Most of the seedlings I have started are doing really well, too. I can't wait to add even more to my plant herd!


Sunday, April 2, 2017

An Apartment Dweller's Quick Tip for Polytheists: Shrines

General Shrine to the Gods

If you are a polytheist that either doesn't have a connection with any specific deities or find yourself living in an area outside of the region that is associated with your deities, having a general shrine to the gods and the land(s) they are from might be a way for you to go. 

While I do have a larger shrine dedicated to our "household" deities, I do not live in any of the lands of the Gaels and I wanted to have a shrine to honour the rest of the gods of the Gaels. Mine is on a small shelf on the wall with various doo-dads, gifts and artwork from Ireland, Scotland and the Isle of Man. 

Indoor Shrine to Nature Spirits/The Good Folk

Many apartment dwellers find themselves short in the outdoor space department or if they are lucky enough to have outdoor space, it may be lacking privacy. While perhaps not ideal, having an indoor shrine to the nature spirits is an alternative option. 

Even when I had an outdoor shrine in previous homes {and I do intend to create one in my balcony garden}, I have maintained an indoor nature shrine for quite a while as well. It is private, safe from pillaging and protected from the elements. Again, mine is on a small shelf on the wall and has different treasures and offerings, and a photo from around the original Unfettered Wood.


So, just a quick post of a topic which will likely end up being a series of posts as I come across new challenges and solutions as a polytheist now living in an apartment. 



Ideas and Projects for Starting a Container Garden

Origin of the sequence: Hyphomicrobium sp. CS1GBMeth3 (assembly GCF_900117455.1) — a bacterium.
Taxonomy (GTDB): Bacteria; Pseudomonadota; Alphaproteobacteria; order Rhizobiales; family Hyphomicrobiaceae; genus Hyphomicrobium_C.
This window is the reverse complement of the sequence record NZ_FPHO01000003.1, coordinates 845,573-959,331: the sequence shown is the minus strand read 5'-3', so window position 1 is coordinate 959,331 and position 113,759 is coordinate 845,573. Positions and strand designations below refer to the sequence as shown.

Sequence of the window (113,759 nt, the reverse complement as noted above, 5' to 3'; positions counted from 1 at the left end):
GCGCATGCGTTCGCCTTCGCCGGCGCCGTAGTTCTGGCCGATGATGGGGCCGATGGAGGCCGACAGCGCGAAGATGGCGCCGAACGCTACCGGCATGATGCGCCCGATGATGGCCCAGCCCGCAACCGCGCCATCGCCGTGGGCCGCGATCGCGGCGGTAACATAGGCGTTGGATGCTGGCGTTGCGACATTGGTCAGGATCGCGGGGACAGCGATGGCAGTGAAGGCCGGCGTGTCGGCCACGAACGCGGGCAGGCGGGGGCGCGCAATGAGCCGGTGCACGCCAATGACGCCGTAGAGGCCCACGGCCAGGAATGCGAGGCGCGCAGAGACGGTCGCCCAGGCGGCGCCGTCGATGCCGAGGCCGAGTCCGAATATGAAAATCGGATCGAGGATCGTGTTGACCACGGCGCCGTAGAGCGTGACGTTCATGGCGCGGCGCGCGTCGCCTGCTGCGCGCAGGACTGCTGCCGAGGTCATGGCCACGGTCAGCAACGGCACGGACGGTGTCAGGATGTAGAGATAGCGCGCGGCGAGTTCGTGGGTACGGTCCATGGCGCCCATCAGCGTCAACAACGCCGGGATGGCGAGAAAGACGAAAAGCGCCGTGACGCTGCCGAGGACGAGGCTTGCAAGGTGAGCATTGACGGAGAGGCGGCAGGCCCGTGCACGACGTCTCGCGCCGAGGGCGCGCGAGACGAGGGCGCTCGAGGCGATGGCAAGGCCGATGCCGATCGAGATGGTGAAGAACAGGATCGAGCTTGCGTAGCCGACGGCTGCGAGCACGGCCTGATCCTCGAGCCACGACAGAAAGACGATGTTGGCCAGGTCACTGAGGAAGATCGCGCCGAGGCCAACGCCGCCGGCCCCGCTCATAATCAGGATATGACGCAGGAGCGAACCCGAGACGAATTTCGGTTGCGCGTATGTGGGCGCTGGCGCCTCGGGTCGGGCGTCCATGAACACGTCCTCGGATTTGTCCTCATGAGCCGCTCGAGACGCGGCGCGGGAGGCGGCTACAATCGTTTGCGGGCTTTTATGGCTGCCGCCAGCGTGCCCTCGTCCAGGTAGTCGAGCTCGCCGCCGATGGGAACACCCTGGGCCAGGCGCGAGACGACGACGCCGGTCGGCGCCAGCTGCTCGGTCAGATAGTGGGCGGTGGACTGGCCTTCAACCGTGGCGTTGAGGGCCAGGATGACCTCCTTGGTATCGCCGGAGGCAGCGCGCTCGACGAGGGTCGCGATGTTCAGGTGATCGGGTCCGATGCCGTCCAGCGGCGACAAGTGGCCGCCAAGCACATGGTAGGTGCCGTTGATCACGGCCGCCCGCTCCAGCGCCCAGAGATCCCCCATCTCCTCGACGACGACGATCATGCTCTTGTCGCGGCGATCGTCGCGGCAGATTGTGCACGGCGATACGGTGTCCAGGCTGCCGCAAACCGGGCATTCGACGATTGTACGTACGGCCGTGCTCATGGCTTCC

As I get my own container garden planned and started I have been going over some resources that I thought might be helpful to others who are thinking of starting their own container gardens. Many of the ideas shared here can easily be used for the tiniest container garden to a rambling garden in the ground. I hope that you find this list inspiring! 

The Basics

Rituals, Charms & Spells

Attracting Wildlife

A Critter Hotel
Balcony Gardening for Pollinators {Balcony Container Gardening}

Themed Gardens

Alpine Trough Garden {Balcony Gardener}
Aromatherapy Container Garden {Aromaceuticals}
Container Gardening for Vegetables {The Farmer's Almanac}
Container Water Garden {HGTV}
Creating an Ancestor Garden
Gardening for Cats {Dirt on My Hands}
Growing a Cottage Garden in Containers {New Pro Containers}
Grow Your Own Perennial Herb Container Garden {Garden Therapy}
Make an Herbal Container Tea Garden {Livin' in the Green}
Moon Garden for Your Balcony {Life on the Balcony}
Ogham Garden {most likely only doable for those with land, but it could be possible using smaller varieties of each tree, shrub and plant}
Plant a Dye Garden {Mother Earth Living}
Plant a Medicinal Herb Garden {Homestead Lady}
Plants for a Poison Garden {Gardening Know How}